Paperspine Blog


Private School Anyone? by lipstickblogger
December 22, 2008, 2:55 pm
Filed under: Lipstick Blogger

Before I had children I never really understood what love was. Don’t get me wrong, I adore my husband. He is a wonderful guy and I can’t imagine my life without him. But if push came to shove, my husband and I could stand on our own and survive. My boys on the other hand, need me and there is not only this intense love I have for them, but the feeling that I must help them flourish and help steer them in the right direction in life.

Living in the suburbs of Seattle, where there are excellent public schools with plenty of stay at home moms, lots of private money being put into schools and lots of parental participation in schools, I haven’t had to worry much about the private school saga that I have heard about. And thank goodness, because I am not sure if I would cut it and my little darlings can well, let’s just say speak their mind, not always at the most opportune times.

paperspineMy fears regarding private schools and the mess that can come with going through the admissions process was all the more heightened by my most recent read, “The Ivy Chronicles” by Karen Quinn.  While reading this book I was not thinking about the characters as real people, but more as entertainment. If I did, I would be mortified by not only the parents, but the shenanigans these parents let their kids go through to get into these schools. As purely entertainment though, this book was hysterical! I could not put it down and I was rooting for the heroine throughout the entire book.

The book begins when Ivy Ames finds herself being downsized by her current company. As a successful Vice President of a major bank, she is used to the good life and all the fruits of her labor. Ivy’s world continues to crumble as she finds out that her husband has been having an affair and her entire Upper West Side Manhattan life – complete with housekeepers, nannies and cooks is immediately gone. Unable to afford the mortgage on their current apartment, Ivy is forced to move out of her pricey pad, remove her children from their expensive private school and figure out a way to support her and her two kids. Since Ivy knows first-hand the ins and outs of getting her own two girls into the highly sought after private schools, she stumbles into the world of the wealthy and super-demanding as the premier private school admissions consultant in Manhattan.

The crazy and obnoxious supporting cast of demanding parents makes this book part irresistible and part despicable. (I mean despicable in a good way, kind of like how reality show rejects are hard NOT to watch.) From Maria Kutcher, whose mafia father is often referred to as “Kutcher the Butcher” to Winnie Weiner, a Jewish girl from the Upper West Side who becomes the African-American WaShaunte Washington in order to snag a “diversity” spot at the top schools, there is no antic that Ivy won’t stoop to in order to help her clients out.

I admire Ivy’s strength and tenacity to take on all the challenges that are endlessly thrown at her, however as the antics get more and more outrageous I began to wonder how far will she go and if she goes much farther could I actually still be her cheerleader?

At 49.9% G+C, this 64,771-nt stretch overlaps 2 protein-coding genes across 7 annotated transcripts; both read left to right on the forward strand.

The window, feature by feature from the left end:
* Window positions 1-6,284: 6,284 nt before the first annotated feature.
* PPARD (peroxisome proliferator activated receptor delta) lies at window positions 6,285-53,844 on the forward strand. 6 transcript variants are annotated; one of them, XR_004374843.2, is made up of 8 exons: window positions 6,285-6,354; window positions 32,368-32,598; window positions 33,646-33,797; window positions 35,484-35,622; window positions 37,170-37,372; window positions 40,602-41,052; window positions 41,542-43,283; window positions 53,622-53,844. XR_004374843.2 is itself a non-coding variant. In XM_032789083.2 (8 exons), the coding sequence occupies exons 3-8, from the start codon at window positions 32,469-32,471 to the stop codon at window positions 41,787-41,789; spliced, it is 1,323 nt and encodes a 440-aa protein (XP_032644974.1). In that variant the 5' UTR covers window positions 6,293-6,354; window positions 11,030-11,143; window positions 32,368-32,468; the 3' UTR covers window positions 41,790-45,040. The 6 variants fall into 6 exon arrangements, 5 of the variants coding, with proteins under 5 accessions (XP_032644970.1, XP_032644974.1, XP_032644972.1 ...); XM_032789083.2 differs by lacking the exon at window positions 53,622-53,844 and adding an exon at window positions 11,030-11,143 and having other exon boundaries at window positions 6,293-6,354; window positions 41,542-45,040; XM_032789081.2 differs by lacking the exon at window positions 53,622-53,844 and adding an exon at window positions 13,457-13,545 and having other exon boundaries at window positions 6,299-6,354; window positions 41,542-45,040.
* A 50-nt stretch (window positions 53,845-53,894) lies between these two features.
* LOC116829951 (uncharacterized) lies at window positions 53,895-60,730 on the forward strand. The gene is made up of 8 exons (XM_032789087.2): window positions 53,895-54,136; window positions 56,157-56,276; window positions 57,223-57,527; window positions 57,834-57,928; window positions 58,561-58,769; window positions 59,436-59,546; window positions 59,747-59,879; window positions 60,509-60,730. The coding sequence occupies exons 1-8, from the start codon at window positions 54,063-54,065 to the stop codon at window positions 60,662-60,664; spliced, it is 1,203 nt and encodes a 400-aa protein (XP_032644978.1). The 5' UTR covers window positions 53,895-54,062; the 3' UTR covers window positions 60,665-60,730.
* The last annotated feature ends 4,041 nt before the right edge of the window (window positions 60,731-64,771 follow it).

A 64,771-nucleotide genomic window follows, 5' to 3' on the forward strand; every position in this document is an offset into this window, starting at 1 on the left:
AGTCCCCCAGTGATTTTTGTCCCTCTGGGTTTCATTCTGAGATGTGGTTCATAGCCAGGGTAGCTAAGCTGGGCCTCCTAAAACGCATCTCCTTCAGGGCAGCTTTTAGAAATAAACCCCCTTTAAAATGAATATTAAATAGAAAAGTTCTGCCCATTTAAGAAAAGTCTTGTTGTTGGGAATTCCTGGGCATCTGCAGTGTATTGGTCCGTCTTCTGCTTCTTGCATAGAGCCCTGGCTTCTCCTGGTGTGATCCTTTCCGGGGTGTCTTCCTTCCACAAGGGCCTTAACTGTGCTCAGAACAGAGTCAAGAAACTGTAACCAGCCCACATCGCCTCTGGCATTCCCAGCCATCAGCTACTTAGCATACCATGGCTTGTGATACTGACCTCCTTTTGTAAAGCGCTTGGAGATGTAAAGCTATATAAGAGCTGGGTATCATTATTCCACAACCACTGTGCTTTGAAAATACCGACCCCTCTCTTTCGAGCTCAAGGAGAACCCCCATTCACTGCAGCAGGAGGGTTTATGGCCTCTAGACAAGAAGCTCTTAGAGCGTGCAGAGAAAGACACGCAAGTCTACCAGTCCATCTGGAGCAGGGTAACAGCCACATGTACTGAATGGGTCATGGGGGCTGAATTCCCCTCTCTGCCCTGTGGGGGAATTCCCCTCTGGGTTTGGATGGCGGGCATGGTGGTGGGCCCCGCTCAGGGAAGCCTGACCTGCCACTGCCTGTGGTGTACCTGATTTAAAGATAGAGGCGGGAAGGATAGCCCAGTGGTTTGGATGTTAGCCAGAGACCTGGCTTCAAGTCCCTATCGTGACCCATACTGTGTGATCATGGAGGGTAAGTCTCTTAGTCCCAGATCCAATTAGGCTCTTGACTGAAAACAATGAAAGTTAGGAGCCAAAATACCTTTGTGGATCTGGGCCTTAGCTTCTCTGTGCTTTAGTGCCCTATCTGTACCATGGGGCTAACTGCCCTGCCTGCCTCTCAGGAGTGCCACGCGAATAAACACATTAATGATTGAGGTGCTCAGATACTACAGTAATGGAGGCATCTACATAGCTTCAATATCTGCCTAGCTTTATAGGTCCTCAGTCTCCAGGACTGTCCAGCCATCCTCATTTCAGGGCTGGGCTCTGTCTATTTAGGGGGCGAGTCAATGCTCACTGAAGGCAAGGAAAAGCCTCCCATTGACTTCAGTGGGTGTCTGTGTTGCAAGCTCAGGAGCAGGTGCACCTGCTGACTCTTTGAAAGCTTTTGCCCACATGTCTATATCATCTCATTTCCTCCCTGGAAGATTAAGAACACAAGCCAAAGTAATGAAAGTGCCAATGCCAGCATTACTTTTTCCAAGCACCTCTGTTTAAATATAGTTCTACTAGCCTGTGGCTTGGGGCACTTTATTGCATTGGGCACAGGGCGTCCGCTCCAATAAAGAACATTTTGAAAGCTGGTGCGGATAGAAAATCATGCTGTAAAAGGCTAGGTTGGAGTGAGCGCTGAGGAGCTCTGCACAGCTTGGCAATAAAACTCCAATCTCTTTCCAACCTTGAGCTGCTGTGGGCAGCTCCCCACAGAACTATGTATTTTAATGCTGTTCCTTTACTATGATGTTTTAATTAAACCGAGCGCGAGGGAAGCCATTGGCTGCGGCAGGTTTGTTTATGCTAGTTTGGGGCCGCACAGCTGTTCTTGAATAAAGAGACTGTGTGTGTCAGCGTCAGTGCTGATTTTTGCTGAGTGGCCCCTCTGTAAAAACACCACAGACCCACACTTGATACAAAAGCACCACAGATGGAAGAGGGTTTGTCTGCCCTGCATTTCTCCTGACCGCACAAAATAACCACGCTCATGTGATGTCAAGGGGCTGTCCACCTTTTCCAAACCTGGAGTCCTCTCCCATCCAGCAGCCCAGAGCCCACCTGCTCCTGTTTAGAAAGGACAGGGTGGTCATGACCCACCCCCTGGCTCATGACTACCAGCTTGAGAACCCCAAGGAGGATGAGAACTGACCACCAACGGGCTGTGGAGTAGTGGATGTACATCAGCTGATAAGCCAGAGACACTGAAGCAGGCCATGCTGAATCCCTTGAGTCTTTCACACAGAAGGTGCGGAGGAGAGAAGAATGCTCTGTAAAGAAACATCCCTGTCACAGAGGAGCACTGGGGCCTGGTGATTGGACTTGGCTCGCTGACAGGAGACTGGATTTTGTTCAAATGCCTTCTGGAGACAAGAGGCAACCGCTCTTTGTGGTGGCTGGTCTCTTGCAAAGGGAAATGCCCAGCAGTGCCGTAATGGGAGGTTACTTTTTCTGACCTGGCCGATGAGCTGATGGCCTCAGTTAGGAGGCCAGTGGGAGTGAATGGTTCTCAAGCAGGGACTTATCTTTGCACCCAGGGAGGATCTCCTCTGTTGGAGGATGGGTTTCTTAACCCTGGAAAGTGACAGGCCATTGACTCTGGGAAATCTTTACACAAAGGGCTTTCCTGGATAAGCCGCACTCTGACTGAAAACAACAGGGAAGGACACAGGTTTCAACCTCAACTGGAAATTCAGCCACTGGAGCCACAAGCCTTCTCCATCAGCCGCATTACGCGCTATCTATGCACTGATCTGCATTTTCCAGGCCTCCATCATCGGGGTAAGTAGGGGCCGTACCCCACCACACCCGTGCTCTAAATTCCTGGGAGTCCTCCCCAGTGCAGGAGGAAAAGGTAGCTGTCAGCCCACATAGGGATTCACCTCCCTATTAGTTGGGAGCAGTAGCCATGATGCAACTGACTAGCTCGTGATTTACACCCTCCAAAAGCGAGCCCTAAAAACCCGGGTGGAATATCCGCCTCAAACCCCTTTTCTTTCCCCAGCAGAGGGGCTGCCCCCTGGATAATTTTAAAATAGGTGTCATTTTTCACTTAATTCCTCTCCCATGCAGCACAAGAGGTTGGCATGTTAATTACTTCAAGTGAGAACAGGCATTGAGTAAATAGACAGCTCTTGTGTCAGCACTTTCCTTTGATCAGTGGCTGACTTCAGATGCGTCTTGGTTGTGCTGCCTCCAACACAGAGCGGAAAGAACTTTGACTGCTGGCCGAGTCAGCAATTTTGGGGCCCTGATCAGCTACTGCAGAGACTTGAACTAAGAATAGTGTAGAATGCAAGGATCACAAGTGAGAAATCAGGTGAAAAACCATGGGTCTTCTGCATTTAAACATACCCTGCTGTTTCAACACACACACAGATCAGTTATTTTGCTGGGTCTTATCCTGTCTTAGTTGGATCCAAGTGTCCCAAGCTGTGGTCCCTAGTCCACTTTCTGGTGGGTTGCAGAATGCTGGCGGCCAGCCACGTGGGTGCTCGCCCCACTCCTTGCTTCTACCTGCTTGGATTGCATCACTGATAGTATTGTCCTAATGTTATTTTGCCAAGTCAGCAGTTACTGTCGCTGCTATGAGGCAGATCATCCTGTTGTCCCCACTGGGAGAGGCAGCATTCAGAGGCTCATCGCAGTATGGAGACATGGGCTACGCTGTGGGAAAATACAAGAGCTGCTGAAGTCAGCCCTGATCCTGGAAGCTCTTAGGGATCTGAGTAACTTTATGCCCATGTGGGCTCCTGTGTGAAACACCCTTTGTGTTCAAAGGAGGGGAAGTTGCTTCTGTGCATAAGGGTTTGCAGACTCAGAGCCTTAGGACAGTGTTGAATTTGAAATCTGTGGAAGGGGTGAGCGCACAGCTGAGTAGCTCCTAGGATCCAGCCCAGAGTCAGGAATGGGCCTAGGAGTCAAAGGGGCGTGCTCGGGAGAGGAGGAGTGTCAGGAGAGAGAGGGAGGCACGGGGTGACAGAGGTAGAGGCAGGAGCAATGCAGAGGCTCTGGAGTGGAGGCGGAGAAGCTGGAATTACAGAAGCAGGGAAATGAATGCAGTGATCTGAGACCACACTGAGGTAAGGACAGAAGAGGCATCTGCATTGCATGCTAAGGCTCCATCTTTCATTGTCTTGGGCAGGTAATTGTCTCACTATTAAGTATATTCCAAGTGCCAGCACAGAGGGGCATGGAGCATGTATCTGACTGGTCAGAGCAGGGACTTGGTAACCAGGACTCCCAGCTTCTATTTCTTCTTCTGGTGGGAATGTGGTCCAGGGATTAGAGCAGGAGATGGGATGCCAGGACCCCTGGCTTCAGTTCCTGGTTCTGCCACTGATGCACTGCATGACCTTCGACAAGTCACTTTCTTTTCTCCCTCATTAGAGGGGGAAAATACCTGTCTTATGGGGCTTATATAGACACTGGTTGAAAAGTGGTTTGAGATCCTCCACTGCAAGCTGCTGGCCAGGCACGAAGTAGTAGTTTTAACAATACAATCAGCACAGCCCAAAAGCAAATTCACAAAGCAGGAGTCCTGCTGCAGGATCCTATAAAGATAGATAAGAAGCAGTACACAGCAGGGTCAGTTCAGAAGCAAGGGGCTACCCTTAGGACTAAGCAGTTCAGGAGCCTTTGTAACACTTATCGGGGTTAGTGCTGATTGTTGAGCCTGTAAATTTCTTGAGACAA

I hope that you enjoy this book as much as I did and am anxious to hear what you think!

I hope that all of my blog readers have a wonderful holiday season and an amazing 2009!

All the best,
Lipstick Blogger

lipstick



Friday Nights Develop Friendship and Family at the Friday Night Knitting Club… by lipstickblogger
December 14, 2008, 2:14 pm
Filed under: Lipstick Blogger

It has been a while since my last post and honestly, there are two reasons for this…first, is the holiday season is just so, so busy! The second reason is this book was good, but lacked the “oomph” that kept me up reading into the wee hours of the night.

lipstick The book I am referring to is, “The Friday Night Knitting Club” by Kate Jacobs. The main character, Georgia Walker owns a small, New York knitting shop in Manhattan. Georgia is the single mother of twelve year-old Dakota, a bi-racial daughter who Dakota has raised almost completely on her own since she was born. Georgia’s knitting shop is also run by her long-time friend, Anita. A lively widow in her seventies, Anita is like a second mom to Georgia and like a grandmother to Dakota. With the help of Anita, Georgia creates the Friday Night Knitting Club. This becomes a place where women come together to knit and becomes a place where unlikely friends become confidants and a sisterhood develops. There is Lucie, 42, a television producer who is about to become a mother for the first time – without a man in her life. Darwin Chiu, a feminist grad student who believes knitting is outdated, but is drawn to the club as her young marriage begins to unravel. KC, a tough and driven career woman who finds her career has stalled unexpectedly and Peri who works at Walker and Daughter by day and designs handbags at night. 

The story of Georgia and the Friday Night Knitting Club has a shocking conclusion as tragedy is faced by one of the club members. The women of the Friday Night Knitting club come together as a family and help support one another through their harsh ordeal.

This book had me taking stock in my own life – of what matters most and more importantly who matters most to me. I am eternally grateful for the family and friends that I have and love celebrating the holiday season with all of them.  This is without question, my favorite time of year. From eating endless amounts of comfort foods, spending time with loved ones and celebrating holiday traditions. I hope that you all have a wonderful holiday season and an amazing 2009!

All the best,
Lipstick Blogger

lipstick